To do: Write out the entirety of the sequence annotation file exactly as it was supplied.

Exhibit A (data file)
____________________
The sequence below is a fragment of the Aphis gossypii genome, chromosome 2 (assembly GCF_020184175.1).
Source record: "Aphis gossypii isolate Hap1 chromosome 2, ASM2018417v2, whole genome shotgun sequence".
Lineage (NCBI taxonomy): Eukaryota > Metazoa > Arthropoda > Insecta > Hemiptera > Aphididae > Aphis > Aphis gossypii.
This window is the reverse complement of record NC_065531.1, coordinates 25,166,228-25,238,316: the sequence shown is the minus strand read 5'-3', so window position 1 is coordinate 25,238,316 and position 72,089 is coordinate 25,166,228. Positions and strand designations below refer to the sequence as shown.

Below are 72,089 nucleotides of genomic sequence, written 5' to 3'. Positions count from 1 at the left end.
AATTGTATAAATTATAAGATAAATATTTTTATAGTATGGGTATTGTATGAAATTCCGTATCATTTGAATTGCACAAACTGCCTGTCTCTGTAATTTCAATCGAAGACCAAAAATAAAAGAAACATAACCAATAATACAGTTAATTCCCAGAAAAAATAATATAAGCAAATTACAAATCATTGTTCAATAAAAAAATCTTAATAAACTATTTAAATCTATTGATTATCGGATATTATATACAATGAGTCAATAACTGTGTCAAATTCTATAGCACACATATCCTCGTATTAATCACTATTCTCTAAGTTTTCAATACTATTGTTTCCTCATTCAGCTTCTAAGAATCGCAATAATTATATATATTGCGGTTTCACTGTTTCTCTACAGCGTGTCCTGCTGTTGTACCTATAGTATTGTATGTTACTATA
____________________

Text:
The sequence below is a fragment of the Aphis gossypii genome, chromosome 2 (assembly GCF_020184175.1).
Source record: "Aphis gossypii isolate Hap1 chromosome 2, ASM2018417v2, whole genome shotgun sequence".
Lineage (NCBI taxonomy): Eukaryota > Metazoa > Arthropoda > Insecta > Hemiptera > Aphididae > Aphis > Aphis gossypii.
This window is the reverse complement of record NC_065531.1, coordinates 25,166,228-25,238,316: the sequence shown is the minus strand read 5'-3', so window position 1 is coordinate 25,238,316 and position 72,089 is coordinate 25,166,228. Positions and strand designations below refer to the sequence as shown.

Below are 72,089 nucleotides of genomic sequence, written 5' to 3'. Positions count from 1 at the left end.
AATTGTATAAATTATAAGATAAATATTTTTATAGTATGGGTATTGTATGAAATTCCGTATCATTTGAATTGCACAAACTGCCTGTCTCTGTAATTTCAATCGAAGACCAAAAATAAAAGAAACATAACCAATAATACAGTTAATTCCCAGAAAAAATAATATAAGCAAATTACAAATCATTGTTCAATAAAAAAATCTTAATAAACTATTTAAATCTATTGATTATCGGATATTATATACAATGAGTCAATAACTGTGTCAAATTCTATAGCACACATATCCTCGTATTAATCACTATTCTCTAAGTTTTCAATACTATTGTTTCCTCATTCAGCTTCTAAGAATCGCAATAATTATATATATTGCGGTTTCACTGTTTCTCTACAGCGTGTCCTGCTGTTGTACCTATAGTATTGTATGTTACTATA